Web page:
Al Qaeda had no presence in Iraq prior to the illegal US invasion.
    International law did not recognise the US invasion of Iraq
    The Taliban are not Al Qaeda
    The US invasion of Afganistan was planned long before 9/11
    The perpetrators of 9/11 were mostly Egyptian and Saudi

    Linking Iraq with 9/11 is a gross distortion of history and Farrar’s credibility as a commentator is seriously diminished if he continues with such mendacious propaganda.

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  96. Dazzaman (1,131 comments) says:

    “….the US soldier is a poser and a pussy.”

    Yeah, yeah, sure.

    Anti American derangement is cringe-worthy to watch.

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  97. kiwi in america (2,476 comments) says:

    ASS
    Other than revealing typical left wing loathing of America, your little rants show your woeful ignorance of wars in general.

    Japan attacked America for no other reason than it wanted to destroy the ability of the US Pacific fleet to interfere with its desires to conquor most of east Asia and her end of the Pacific. Now here’s the deal with attacking sovereign nations. Pretty much throughout all recorded history if country A chooses to attack country B, country A can’t complain when country B fights back. The notion of annihilating your enemy is as old as the world’s nation states and the tribes that preceeded them. So when Germany invaded Poland, the Lowlands, France, Norway and then Russia and tried to invade England thats a fair few countries to piss off and well… those attacked saw it universally in their best interests to rid the world of Hitler and Nazism.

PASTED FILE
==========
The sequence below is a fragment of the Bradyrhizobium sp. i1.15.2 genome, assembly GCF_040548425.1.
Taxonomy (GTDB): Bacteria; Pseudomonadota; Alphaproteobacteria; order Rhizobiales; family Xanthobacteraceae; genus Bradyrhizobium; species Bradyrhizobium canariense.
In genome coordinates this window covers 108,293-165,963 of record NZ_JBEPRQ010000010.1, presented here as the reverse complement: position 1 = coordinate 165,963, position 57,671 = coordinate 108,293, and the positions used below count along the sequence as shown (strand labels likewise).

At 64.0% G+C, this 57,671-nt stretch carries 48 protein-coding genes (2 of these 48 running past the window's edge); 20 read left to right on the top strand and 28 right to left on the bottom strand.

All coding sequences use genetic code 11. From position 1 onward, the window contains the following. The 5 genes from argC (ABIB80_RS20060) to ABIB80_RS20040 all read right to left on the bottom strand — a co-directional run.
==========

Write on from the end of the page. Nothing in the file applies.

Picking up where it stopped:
Wars are bloody, vicious affairs that involve the killing of many people not just soldiers. In the modern era all wars involve the death of civilians. If you’re so concerned about civilian deaths then why not wax lyrical about the number of Spanish civilians killed in the Spanish Civil War or the 20 odd million Russian civilians killed mostly by the Germans. WW2 involved the killing of many tens of millions of civilians on both sides of the conflict but the only civilian deaths that seem to have excited you are the Japanese civilians killed by the Americans. I guess the 90,000 civilian casualties inflicted during the Japanese invasion similarly are of little interest in your anti American obsession.